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I saw some in an aquarium in South England last year that was about 1metre by 1 metre. The guide post next to the tank said they needed circular flow to keep in capitivity (from memory) but it just looked like they were in a washing machine to me!!
Some kept spinning and rolling round without being able to swim properly didnt look like fun from where I was.
What are you doin...buildin a breeder tank for a giant squid?!?!?
Cass seem to do better in a fairly shallow tank with little water movement from what ive experienced as they have a similar symbiotic algae similar to that of hard corals and as such have to photosynthesize. They are called upside-down jellyfish so that the tentacles will have maximum exposure to the light. Therefore they will also need quite a lot of light... unfortunatly they do much much better in a dirty tank. I've got the irritating situation of having millions of polyps in my tank and about 30 ephyrae (babies) blibbing around my tank at any one time. If you have them feed them a mix of coral food, metal halide lighting and newly hatched artemia.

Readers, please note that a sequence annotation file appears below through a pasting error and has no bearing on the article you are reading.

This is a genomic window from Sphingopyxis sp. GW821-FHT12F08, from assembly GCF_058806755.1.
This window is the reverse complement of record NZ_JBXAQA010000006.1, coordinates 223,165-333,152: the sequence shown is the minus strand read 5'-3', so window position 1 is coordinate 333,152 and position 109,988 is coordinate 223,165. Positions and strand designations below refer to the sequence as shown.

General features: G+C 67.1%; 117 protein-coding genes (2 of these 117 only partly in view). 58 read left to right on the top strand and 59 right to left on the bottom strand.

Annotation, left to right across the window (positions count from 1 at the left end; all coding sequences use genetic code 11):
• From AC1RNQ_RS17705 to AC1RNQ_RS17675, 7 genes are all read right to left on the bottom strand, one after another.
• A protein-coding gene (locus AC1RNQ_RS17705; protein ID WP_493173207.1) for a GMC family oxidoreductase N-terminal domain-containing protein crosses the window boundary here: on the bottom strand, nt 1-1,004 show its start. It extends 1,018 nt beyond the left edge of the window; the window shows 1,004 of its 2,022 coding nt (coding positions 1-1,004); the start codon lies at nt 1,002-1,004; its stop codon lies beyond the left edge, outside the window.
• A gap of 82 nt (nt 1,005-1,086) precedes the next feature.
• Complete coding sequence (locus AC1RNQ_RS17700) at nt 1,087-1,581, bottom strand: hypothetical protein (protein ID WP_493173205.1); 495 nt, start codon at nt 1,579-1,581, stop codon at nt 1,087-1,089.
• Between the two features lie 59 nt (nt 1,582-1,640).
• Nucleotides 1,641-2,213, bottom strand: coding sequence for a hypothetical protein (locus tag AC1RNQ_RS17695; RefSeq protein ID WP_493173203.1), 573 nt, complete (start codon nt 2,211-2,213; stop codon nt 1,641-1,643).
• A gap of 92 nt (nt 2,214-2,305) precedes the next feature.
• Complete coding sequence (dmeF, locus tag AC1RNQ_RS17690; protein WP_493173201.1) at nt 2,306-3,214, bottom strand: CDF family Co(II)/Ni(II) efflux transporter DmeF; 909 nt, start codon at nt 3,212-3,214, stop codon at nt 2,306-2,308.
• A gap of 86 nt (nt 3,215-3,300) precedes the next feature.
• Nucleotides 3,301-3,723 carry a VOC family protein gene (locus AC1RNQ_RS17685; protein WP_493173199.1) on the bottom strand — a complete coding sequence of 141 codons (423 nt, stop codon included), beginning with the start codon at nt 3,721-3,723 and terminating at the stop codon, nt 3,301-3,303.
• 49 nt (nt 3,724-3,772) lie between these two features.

For pelagic jellies you'd definatly need a krysal tank however which is the washing machine design which Scouse described.
Because jellyfish are such weak swimmers they should be thought of as
plankton. I think that the only way to keep one for any length of time
is in a specialized tank called a Kreisel, which is a circular tank
with a circumrotating current that prevents the animals from becoming
trapped against obstructions. Do Google searches on "Kreisel tank" and "Kriesel tank" (note misspelling) for more information.
There are a couple of other problems to think about:
1. Lifespan - Most jellies of a size appropriate for a home aquarium
are quite short lived. Don't be surprised if they die after only a
month or so. [The Moon jellies already mentioned have a total lifespan
of about a year in cold (10C) water, probably a good deal less in
warmer water. Plus, you really won't know how old they are when you
2. Food - Jellies of the appropriate type mainly eat zooplankton.
Copepods would be best but, since they don't live long anyway, you
might be able to get by with enriched brine shrimp.
Comb jellies (Ctenophores) are another possibility. They seem to be a
bit longer lived than jellyfish but are probably harder to feed since
they are smaller than jellyfish and have a more 'delicate' apparatus
for catching their food. We've kept these guys in our flow through
Kreisel quite successfully but I really have no idea what it is that
they eat exactly. Brine shrimp would be far too big and I even wonder
whether a ctenophore could subdue an adult copepod.
Jellyfish are very very brittle animals, it's even harder than trying to keep a ceph, in my opinon, I've kept a few jellies before, a upside down jelly lived for half a year before dying of a unknown cuase. But moon-jellies are hard! The best is to forget the powerheads and such and try to keep a single one in a salad bowl, that's how I got the best result...which was sadly still only two weeks.